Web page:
Concern for the perservation of the records of the nation was expressed early. "Time and accident," Thomas Jefferson had warned, "are committing daily havoc on the originals deposited in our public offices." A century of such admonition went unheeded however. Tentative plans for an archives were developed before World War I following a number of damaging fires in government buildings, but the outbreak of the war delayed the project. It was not until the Great Depression that historians and others concerned with the preservation of the nation's records saw their hopes realized.
The task of designing an archives building was given to the distinguished architect John Russell Pope. He set out to create a structure that would be in harmony with other great Washington landmarks -- the White House, Capitol, Treasury Building and Lincoln Memorial -- and at the same time express the significance, safety, and permanence of the records to be deposited inside. One has only to look at the great Corinthian columns (72 of them weighing 95 tons apiece) and at the classic facade, pierced by bronze doors a foot thick and 40 feet tall, to know that Pope succeeded.
Ground for the building was broken in 1931, the cornerstone was laid by President Herbert Hoover in 1933, and the staff moved in to work in 1935. The building was equipped with 21 levels of steel and concrete stack areas, windowless and temperature-controlled for document preservation purposes and protected with fire safety devices. Provided also were technical facilities in which deteriorating documents could be restored and frequently needed records reproduced.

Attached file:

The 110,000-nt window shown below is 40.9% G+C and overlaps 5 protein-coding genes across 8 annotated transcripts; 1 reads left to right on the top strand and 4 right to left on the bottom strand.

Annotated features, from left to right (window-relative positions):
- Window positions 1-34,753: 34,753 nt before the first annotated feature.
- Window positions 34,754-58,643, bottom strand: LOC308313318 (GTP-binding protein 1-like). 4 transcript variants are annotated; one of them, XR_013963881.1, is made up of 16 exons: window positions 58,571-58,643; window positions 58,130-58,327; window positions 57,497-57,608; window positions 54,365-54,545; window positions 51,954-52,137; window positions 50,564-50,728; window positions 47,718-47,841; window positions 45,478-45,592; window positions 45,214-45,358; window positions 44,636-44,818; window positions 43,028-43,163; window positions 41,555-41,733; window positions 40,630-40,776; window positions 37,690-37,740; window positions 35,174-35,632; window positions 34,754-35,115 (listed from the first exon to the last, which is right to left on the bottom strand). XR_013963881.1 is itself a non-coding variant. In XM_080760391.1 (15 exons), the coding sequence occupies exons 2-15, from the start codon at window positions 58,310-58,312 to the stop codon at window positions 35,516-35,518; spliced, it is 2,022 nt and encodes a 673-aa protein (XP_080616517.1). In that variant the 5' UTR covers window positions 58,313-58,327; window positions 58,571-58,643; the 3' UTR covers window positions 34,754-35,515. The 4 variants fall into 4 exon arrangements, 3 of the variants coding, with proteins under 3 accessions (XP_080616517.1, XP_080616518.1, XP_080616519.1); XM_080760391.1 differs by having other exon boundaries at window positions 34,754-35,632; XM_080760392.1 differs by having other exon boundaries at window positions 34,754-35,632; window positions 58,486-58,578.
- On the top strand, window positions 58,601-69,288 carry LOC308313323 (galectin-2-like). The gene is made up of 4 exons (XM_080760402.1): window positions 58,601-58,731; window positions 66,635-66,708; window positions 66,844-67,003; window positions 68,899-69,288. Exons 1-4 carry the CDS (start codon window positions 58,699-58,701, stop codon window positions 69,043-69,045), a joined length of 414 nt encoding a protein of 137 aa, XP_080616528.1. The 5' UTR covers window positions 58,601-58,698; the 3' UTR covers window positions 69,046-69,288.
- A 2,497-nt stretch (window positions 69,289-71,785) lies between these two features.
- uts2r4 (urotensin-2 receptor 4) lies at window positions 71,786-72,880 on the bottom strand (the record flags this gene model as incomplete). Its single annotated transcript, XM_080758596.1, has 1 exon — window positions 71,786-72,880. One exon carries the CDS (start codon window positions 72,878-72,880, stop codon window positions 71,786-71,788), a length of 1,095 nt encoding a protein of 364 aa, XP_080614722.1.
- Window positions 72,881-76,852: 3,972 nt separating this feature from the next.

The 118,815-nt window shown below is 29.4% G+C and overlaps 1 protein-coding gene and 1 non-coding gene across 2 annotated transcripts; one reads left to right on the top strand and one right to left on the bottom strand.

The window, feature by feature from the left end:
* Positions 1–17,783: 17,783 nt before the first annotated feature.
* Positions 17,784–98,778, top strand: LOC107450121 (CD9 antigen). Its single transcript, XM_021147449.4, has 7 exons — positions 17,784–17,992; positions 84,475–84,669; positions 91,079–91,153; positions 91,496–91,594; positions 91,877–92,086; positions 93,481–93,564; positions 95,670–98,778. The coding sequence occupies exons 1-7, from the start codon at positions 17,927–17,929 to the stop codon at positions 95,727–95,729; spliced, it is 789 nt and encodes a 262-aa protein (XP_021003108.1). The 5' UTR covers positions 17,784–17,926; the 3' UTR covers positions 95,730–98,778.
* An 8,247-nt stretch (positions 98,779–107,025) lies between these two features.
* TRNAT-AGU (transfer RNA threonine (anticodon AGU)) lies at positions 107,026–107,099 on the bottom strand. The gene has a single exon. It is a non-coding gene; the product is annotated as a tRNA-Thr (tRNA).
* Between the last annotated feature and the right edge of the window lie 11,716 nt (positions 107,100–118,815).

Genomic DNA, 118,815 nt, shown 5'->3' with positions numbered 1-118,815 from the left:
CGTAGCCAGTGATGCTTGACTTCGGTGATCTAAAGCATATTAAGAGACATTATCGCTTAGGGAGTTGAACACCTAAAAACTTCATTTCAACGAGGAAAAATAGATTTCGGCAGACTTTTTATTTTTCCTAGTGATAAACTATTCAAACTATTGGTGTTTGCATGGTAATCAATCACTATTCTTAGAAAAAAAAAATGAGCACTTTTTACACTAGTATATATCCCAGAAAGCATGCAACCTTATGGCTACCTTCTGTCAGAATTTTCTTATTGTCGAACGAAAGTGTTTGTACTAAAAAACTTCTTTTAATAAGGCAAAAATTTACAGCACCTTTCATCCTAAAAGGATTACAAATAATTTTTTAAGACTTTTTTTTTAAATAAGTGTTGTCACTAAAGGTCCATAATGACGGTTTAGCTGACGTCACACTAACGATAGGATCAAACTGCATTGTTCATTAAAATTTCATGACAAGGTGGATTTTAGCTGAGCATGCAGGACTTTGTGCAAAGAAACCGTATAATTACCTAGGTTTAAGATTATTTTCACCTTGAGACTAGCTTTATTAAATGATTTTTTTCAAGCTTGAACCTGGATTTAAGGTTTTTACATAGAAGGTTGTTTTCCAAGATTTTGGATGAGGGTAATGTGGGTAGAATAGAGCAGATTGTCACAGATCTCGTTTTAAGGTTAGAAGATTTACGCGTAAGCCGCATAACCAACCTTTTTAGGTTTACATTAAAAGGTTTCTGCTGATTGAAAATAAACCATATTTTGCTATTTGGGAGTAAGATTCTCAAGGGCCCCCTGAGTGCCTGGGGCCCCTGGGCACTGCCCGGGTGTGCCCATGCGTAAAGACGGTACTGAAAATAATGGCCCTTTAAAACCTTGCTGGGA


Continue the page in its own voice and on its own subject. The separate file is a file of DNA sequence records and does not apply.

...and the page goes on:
Most important to the new agency was the professional staff. Carefully recruited and trained, it faced in those early years the mammoth task of devising policies and operating procedures for the new institution and of collecting and inventorying a 160-year backlog of records, many of them packed helter-skelter into scattered attics and basements. Yet in less than a generation, the National Archives became a model for preserving the permanently valuable records of the nation. This achievement is the more remarkable given the undreamed-of growth of the federal government and the proliferation of paperwork during this period.
There were added responsibilities: publishing the Federal Register, a daily record of government proclamations, orders, and regulations; operating the Presidential library system for the papers of the Presidents beginning with Hoover; running a Government-wide program to ensure adequate documentation and appropriate disposition of government records; reproducing selected records on microfilm to make them more readily available to the public; and administering a nation-wide network of 14 records centers, in which records are often held temporarily pending a decision to keep or destroy.